I learned from a young age that my Marine father was a fighter. I didn’t come to appreciate this trait until I became a mother of young, aggressive boys. I learned that I must let my boys struggle for their place in life, and I learned a new respect for “fighting the good fight.” I witnessed the importance of this during wrestling practice in elementary school. I’ll admit, it started because I needed a break. The boys were destroying my house. And guess what; the mat was filled with young boys who wanted to have some rough fun, and they could have this fun without getting into trouble. I called it, the He-Man Play Group.
I learned that wrestling was not just a sport, but a life challenge. These boys sometimes end up on their back, fighting for the last few seconds of a period, so they can earn another round to prove themselves. Sometimes they lose; sometimes they win. It’s life. Even the acclaimed best often fall at one point in the season. It’s humbling, and it teaches the young men to reevaluate and make a new plan. Just like life, sometimes they have “their ass handed to them.” They watch this happen to every member of the team. They learn what defines them in life is not whether they win or lose a particular round, but what they choose to do next.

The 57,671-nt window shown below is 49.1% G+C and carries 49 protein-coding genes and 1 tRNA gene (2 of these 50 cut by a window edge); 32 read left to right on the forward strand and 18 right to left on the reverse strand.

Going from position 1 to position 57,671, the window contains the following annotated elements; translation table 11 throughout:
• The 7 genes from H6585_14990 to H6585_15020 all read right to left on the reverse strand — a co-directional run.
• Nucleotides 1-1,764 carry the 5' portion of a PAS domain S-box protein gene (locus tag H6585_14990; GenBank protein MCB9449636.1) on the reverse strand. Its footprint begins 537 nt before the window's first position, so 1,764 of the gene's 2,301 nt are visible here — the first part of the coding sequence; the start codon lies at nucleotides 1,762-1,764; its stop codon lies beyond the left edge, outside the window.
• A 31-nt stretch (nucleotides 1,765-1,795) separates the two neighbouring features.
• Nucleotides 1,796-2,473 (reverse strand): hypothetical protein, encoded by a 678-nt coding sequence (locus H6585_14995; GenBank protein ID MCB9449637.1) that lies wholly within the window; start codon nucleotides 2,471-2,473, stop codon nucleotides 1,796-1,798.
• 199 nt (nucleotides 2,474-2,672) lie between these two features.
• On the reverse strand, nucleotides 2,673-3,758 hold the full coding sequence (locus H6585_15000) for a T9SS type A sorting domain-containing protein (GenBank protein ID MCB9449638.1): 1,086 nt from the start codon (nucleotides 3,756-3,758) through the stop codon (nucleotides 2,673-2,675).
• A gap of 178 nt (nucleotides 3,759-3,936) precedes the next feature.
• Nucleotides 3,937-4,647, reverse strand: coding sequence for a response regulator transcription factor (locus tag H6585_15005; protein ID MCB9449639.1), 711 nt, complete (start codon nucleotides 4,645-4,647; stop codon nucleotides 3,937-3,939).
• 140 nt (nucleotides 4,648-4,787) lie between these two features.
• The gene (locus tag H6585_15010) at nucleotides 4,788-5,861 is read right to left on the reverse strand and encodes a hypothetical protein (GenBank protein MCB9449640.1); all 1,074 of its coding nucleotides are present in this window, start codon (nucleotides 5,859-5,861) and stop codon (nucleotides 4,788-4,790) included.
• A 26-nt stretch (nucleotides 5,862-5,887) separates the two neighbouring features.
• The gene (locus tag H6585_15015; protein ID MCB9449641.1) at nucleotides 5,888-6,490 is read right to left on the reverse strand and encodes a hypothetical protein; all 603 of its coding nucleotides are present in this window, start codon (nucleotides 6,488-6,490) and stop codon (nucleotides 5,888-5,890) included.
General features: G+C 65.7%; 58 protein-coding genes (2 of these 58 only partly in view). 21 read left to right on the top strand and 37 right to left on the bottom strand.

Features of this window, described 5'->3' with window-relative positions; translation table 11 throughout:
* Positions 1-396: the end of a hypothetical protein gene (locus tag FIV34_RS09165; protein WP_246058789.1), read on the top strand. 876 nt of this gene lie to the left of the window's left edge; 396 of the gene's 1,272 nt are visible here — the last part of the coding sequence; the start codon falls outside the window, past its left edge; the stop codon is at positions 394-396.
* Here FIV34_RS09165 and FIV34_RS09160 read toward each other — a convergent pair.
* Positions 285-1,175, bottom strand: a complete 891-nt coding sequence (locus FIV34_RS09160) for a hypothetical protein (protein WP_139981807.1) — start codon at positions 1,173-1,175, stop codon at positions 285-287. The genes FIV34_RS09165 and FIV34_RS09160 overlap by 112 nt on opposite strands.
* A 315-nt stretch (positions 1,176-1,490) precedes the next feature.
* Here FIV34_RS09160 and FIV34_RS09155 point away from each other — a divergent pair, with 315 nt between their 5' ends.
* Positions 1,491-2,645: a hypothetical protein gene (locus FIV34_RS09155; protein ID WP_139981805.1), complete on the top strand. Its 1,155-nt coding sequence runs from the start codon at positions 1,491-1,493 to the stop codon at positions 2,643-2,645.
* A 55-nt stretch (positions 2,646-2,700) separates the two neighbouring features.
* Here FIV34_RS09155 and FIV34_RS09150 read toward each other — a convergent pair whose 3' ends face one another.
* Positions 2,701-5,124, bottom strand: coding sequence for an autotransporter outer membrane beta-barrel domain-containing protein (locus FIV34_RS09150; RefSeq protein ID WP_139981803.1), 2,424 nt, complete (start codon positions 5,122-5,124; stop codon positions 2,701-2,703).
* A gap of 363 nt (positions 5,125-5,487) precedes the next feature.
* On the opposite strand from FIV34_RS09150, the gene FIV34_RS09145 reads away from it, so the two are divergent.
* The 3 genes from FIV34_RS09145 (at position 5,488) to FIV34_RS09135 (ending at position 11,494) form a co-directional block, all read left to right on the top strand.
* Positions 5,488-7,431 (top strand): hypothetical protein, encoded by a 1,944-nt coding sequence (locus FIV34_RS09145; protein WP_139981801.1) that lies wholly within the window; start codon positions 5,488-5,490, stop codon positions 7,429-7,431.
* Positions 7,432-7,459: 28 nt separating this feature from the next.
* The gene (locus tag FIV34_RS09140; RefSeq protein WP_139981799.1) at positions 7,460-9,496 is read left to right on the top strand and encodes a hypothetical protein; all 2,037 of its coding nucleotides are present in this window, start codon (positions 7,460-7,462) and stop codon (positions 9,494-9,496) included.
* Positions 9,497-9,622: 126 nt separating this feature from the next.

I appreciate the men who share life lessons through wrestling. While Chad has been playing with the boys on the “wrestling rug” since they could walk, many other individuals have given their time to share vital lessons through this sport. I will always remember that eventful lunch when one member of the Beck Family in Hillsdale practiced with my kids on the floor of the Pub-N-Grub in preparation for their next season. He didn’t care which team they represented. He just saw a fellow wrestler and wanted to help. I also appreciate the Hastings coaches who continually sacrifice for our wrestlers: Coach Slaughter, who brings a tough Marine influence to the practices, Coach Goggins, who brings a combination of comedy and team building, and Coach Redmen who, as my kids explained, fine tunes the team and pulls them all together.
As a child, I was scared of conflict. My dad tried to teach me that conflict was a part of life. He actually looked forward to “the fight.” He used to tell me, “Get used to it. You have to fight for something.” While Dad was not a wrestler, I see those same lessons he taught me through my boys’ wrestling program. I now admire Dad’s love of a new challenge, a new fight. That’s what I will try to pass on to my boys. If your child doesn’t have a winter activity already, look into your local wrestling program. Wrestling builds character, strength, and life skills.